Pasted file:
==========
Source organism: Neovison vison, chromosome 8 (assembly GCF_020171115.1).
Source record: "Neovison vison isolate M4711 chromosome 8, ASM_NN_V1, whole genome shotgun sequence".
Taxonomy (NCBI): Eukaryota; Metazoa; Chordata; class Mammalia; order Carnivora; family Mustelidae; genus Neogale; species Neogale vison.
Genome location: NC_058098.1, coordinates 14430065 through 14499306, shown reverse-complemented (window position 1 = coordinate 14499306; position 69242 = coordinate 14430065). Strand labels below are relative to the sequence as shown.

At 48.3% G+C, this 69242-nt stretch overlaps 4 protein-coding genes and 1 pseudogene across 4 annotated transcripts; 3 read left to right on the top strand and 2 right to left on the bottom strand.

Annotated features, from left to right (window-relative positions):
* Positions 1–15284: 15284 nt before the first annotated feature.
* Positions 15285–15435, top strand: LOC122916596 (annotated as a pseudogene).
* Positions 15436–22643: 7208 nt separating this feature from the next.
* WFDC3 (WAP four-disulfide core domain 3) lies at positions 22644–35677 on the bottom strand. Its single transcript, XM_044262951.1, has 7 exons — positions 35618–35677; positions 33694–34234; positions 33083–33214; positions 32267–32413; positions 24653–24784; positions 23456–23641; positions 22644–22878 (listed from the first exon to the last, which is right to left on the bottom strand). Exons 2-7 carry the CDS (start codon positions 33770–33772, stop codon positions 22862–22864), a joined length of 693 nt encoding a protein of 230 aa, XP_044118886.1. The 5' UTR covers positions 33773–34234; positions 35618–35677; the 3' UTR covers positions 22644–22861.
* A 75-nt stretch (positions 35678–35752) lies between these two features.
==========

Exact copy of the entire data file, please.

Source organism: Neovison vison, chromosome 8 (assembly GCF_020171115.1).
Source record: "Neovison vison isolate M4711 chromosome 8, ASM_NN_V1, whole genome shotgun sequence".
Taxonomy (NCBI): Eukaryota; Metazoa; Chordata; class Mammalia; order Carnivora; family Mustelidae; genus Neogale; species Neogale vison.
Genome location: NC_058098.1, coordinates 14430065 through 14499306, shown reverse-complemented (window position 1 = coordinate 14499306; position 69242 = coordinate 14430065). Strand labels below are relative to the sequence as shown.

At 48.3% G+C, this 69242-nt stretch overlaps 4 protein-coding genes and 1 pseudogene across 4 annotated transcripts; 3 read left to right on the top strand and 2 right to left on the bottom strand.

Annotated features, from left to right (window-relative positions):
* Positions 1–15284: 15284 nt before the first annotated feature.
* Positions 15285–15435, top strand: LOC122916596 (annotated as a pseudogene).
* Positions 15436–22643: 7208 nt separating this feature from the next.
* WFDC3 (WAP four-disulfide core domain 3) lies at positions 22644–35677 on the bottom strand. Its single transcript, XM_044262951.1, has 7 exons — positions 35618–35677; positions 33694–34234; positions 33083–33214; positions 32267–32413; positions 24653–24784; positions 23456–23641; positions 22644–22878 (listed from the first exon to the last, which is right to left on the bottom strand). Exons 2-7 carry the CDS (start codon positions 33770–33772, stop codon positions 22862–22864), a joined length of 693 nt encoding a protein of 230 aa, XP_044118886.1. The 5' UTR covers positions 33773–34234; positions 35618–35677; the 3' UTR covers positions 22644–22861.
* A 75-nt stretch (positions 35678–35752) lies between these two features.